Application Extension Services


Application extension services enable you to extend the Silverlight application model. You will typically use extension services to encapsulate functionality used by multiple applications in a particular feature domain. For example, you can use extension services to implement specialized media handling or a custom data access layer.

The Application class provides services common to most applications. For more information, see Application Services. You can provide additional services by creating a custom Application subclass, but this could lead to unnecessary complexity. For example, creating a subclass would require that applications derive from your subclass, which prevents the use of multiple extension frameworks at the same time.

Instead of creating a custom Application subclass, you can add application extension services through the Application.ApplicationLifetimeObjects property. This enables you to combine multiple services and implement complex service dependencies.

Application extension services must implement the IApplicationService interface. This interface provides support for service initialization and cleanup. Services can also implement the IApplicationLifetimeAware interface if they require deeper integration with application lifetime events.

This topic contains the following sections:

You register application extension services by adding them to the Application.ApplicationLifetimeObjects list. You can do this in the application XAML, in procedural code, or both.

Services are registered in the order that you specify. This enables you to create services with dependencies on previously-registered services.

Service registration must occur in the application constructor. If you specify the services in the application XAML, they are registered when the constructor loads the XAML by calling the generated InitializeComponent method.

The following code example demonstrates how to register two services in the App.xaml file. This code assumes that you have defined an XML namespace named svc that refers to the namespace and assembly that contains the service classes.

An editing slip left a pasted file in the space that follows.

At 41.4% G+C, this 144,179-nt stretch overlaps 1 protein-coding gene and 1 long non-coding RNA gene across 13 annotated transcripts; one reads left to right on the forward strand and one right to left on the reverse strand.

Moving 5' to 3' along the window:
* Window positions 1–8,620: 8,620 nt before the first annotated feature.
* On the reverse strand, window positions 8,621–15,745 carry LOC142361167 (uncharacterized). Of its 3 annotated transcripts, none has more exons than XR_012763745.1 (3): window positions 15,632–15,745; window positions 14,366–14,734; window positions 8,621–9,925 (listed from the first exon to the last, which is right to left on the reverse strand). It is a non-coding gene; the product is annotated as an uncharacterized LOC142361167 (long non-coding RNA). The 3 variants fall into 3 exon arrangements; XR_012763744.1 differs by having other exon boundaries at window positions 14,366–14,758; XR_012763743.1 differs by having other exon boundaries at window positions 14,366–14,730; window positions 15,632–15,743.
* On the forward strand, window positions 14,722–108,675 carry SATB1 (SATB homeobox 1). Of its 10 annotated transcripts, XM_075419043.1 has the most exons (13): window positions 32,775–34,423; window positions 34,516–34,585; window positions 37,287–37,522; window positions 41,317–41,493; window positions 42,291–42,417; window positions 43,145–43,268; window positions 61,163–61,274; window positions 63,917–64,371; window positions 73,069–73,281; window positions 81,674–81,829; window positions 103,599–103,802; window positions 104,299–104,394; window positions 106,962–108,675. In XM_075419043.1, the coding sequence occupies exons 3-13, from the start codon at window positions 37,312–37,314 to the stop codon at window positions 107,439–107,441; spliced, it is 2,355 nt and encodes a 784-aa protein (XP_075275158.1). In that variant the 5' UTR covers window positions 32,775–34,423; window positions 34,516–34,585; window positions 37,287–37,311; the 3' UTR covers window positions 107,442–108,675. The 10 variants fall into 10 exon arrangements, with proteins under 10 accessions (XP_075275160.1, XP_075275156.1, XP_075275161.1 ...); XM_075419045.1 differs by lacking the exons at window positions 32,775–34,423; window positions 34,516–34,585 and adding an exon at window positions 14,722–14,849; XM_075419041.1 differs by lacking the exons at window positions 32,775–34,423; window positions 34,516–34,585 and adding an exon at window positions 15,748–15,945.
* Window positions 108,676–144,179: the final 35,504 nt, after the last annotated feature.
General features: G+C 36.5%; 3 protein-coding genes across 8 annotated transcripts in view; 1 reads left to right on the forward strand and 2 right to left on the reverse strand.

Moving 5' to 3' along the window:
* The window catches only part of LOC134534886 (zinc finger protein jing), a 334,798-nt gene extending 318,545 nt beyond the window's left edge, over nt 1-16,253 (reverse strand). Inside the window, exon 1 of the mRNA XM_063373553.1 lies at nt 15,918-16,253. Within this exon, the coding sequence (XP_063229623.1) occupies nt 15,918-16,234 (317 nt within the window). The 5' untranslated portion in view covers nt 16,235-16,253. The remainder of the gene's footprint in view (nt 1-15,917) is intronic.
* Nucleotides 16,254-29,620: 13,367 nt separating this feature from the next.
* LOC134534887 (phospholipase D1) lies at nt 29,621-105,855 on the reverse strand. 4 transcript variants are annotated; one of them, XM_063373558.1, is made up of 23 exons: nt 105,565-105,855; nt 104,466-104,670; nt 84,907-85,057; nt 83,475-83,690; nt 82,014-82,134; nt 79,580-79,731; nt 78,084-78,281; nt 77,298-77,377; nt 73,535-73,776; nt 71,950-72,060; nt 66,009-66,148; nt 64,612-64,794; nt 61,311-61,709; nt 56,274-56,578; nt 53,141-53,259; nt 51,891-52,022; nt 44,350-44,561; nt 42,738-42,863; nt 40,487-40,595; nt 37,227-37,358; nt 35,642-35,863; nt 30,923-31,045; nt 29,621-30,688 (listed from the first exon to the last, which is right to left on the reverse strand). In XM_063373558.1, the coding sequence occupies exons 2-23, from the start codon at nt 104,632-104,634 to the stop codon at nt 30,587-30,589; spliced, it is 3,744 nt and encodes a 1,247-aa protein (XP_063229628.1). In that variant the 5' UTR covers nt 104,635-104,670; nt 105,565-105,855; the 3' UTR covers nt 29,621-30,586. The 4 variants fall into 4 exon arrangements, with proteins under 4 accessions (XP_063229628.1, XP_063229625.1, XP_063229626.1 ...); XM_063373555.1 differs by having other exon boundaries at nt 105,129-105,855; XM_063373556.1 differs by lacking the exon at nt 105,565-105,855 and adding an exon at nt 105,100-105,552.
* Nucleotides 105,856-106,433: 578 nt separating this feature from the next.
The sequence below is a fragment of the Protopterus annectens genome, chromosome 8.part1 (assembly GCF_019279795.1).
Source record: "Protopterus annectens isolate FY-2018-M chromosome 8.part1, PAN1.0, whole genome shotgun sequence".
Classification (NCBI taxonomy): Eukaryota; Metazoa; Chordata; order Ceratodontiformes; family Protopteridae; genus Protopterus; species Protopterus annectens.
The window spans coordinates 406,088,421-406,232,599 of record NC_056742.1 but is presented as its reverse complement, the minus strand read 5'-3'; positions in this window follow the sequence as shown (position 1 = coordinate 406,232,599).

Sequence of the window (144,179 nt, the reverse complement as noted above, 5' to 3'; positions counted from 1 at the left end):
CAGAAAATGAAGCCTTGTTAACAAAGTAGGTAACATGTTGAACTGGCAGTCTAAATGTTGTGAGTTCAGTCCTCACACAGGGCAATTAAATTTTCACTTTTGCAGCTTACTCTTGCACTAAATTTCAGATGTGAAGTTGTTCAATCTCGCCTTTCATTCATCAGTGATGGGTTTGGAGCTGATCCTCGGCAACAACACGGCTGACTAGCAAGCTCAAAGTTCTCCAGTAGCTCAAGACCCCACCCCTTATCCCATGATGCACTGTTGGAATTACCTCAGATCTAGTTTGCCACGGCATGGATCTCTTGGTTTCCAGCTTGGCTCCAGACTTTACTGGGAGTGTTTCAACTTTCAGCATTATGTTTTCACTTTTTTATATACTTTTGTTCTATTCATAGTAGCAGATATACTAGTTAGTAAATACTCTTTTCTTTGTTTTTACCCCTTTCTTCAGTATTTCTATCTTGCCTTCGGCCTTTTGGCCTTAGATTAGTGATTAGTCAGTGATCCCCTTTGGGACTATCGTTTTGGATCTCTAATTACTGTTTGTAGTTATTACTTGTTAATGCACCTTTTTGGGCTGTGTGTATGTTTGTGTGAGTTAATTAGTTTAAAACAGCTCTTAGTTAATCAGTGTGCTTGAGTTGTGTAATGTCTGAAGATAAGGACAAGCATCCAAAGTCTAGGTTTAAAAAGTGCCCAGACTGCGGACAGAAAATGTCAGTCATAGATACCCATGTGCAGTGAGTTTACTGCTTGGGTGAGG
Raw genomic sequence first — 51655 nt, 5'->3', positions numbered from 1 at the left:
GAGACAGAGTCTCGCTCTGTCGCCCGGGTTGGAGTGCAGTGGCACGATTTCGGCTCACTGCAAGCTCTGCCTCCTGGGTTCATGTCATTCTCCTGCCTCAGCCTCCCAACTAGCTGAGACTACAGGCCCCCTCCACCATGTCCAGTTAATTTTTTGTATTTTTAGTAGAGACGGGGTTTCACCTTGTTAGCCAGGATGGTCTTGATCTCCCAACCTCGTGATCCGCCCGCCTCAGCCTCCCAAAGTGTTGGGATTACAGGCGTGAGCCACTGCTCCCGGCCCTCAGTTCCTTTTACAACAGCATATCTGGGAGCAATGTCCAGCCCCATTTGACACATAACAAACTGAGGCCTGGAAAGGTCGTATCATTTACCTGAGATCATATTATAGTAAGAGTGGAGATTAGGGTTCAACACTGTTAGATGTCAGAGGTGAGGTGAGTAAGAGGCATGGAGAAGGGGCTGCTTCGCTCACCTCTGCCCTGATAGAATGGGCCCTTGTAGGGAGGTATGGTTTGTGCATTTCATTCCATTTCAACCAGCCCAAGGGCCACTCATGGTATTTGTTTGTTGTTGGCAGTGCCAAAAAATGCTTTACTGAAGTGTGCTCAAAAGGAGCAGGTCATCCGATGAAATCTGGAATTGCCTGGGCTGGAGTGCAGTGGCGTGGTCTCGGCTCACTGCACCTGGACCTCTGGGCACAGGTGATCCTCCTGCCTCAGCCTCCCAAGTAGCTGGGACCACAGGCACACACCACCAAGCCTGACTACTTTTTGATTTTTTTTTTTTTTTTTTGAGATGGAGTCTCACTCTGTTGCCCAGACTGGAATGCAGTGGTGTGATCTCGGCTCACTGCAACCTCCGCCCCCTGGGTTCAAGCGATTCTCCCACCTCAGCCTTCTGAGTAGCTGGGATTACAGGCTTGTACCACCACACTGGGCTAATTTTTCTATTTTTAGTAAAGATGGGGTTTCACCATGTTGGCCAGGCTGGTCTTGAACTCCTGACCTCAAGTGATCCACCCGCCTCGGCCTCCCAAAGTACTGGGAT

The following code example demonstrates how to register the same services by using procedural code in the application constructor.

    new SilverlightApplicationService.ApplicationService1());
    new SilverlightApplicationService.ApplicationService2());

Your service classes can implement properties that you can set in XAML or initialize in the service constructor. A default constructor is required to register a service by using XAML. Therefore, if you implement a constructor that takes parameters, you should also explicitly implement a parameterless constructor.

You can retrieve the registered service objects from the ApplicationLifetimeObjects list. However, this list requires an integer index, and the index for a particular service will change if you add, remove, or reorder services. Therefore, you should provide some other form of access in your service implementations.

One convenient pattern is to implement a static Current property on your service classes. You can set this property in your service initialization code. This makes the instance easier to access in the application code and in the initialization code of any additional services to be registered.

The following code example demonstrates how to access a service instance through a Current property, and then access an instance property of the service.

ApplicationService1 service1 = ApplicationService1.Current;
String param1 = service1.InitParams["param1"];

The following section includes example code that implements and initializes these properties.